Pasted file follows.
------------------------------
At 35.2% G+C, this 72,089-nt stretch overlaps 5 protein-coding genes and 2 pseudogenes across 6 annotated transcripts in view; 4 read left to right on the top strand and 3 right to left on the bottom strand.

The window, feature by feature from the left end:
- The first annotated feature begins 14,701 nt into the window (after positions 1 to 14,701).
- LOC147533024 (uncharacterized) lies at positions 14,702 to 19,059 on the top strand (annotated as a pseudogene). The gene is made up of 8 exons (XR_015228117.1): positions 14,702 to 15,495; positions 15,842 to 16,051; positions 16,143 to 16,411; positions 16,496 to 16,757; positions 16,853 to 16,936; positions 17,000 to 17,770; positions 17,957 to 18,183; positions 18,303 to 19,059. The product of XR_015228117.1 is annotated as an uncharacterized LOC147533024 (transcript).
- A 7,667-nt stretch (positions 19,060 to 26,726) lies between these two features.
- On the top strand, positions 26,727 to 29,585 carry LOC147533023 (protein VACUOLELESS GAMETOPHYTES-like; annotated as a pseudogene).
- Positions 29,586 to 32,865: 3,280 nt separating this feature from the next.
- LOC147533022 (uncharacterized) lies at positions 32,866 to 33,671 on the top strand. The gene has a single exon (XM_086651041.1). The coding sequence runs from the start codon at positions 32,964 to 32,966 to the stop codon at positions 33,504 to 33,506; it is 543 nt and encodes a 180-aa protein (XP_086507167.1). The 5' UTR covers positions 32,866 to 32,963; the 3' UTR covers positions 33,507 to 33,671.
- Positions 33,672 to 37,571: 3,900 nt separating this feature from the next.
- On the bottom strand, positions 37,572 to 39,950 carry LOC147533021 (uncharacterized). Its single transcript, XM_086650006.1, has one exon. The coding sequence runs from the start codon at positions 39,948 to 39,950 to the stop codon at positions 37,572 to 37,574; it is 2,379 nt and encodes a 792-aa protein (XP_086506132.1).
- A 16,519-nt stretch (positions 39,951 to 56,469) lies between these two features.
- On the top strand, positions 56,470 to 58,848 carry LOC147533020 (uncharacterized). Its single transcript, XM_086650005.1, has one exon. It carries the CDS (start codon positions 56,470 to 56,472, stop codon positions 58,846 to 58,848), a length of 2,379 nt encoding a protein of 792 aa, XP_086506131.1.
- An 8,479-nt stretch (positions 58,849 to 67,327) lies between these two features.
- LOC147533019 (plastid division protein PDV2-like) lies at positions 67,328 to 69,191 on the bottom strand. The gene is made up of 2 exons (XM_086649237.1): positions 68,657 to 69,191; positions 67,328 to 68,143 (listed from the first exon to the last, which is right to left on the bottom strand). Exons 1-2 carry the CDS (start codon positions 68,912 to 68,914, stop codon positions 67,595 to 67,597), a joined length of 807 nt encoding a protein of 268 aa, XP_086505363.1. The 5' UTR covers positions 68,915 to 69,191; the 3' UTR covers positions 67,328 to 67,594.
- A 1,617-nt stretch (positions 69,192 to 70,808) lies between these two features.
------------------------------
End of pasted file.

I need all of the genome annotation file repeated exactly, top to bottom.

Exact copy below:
At 35.2% G+C, this 72,089-nt stretch overlaps 5 protein-coding genes and 2 pseudogenes across 6 annotated transcripts in view; 4 read left to right on the top strand and 3 right to left on the bottom strand.

The window, feature by feature from the left end:
- The first annotated feature begins 14,701 nt into the window (after positions 1 to 14,701).
- LOC147533024 (uncharacterized) lies at positions 14,702 to 19,059 on the top strand (annotated as a pseudogene). The gene is made up of 8 exons (XR_015228117.1): positions 14,702 to 15,495; positions 15,842 to 16,051; positions 16,143 to 16,411; positions 16,496 to 16,757; positions 16,853 to 16,936; positions 17,000 to 17,770; positions 17,957 to 18,183; positions 18,303 to 19,059. The product of XR_015228117.1 is annotated as an uncharacterized LOC147533024 (transcript).
- A 7,667-nt stretch (positions 19,060 to 26,726) lies between these two features.
- On the top strand, positions 26,727 to 29,585 carry LOC147533023 (protein VACUOLELESS GAMETOPHYTES-like; annotated as a pseudogene).
- Positions 29,586 to 32,865: 3,280 nt separating this feature from the next.
- LOC147533022 (uncharacterized) lies at positions 32,866 to 33,671 on the top strand. The gene has a single exon (XM_086651041.1). The coding sequence runs from the start codon at positions 32,964 to 32,966 to the stop codon at positions 33,504 to 33,506; it is 543 nt and encodes a 180-aa protein (XP_086507167.1). The 5' UTR covers positions 32,866 to 32,963; the 3' UTR covers positions 33,507 to 33,671.
- Positions 33,672 to 37,571: 3,900 nt separating this feature from the next.
- On the bottom strand, positions 37,572 to 39,950 carry LOC147533021 (uncharacterized). Its single transcript, XM_086650006.1, has one exon. The coding sequence runs from the start codon at positions 39,948 to 39,950 to the stop codon at positions 37,572 to 37,574; it is 2,379 nt and encodes a 792-aa protein (XP_086506132.1).
- A 16,519-nt stretch (positions 39,951 to 56,469) lies between these two features.
- On the top strand, positions 56,470 to 58,848 carry LOC147533020 (uncharacterized). Its single transcript, XM_086650005.1, has one exon. It carries the CDS (start codon positions 56,470 to 56,472, stop codon positions 58,846 to 58,848), a length of 2,379 nt encoding a protein of 792 aa, XP_086506131.1.
- An 8,479-nt stretch (positions 58,849 to 67,327) lies between these two features.
- LOC147533019 (plastid division protein PDV2-like) lies at positions 67,328 to 69,191 on the bottom strand. The gene is made up of 2 exons (XM_086649237.1): positions 68,657 to 69,191; positions 67,328 to 68,143 (listed from the first exon to the last, which is right to left on the bottom strand). Exons 1-2 carry the CDS (start codon positions 68,912 to 68,914, stop codon positions 67,595 to 67,597), a joined length of 807 nt encoding a protein of 268 aa, XP_086505363.1. The 5' UTR covers positions 68,915 to 69,191; the 3' UTR covers positions 67,328 to 67,594.
- A 1,617-nt stretch (positions 69,192 to 70,808) lies between these two features.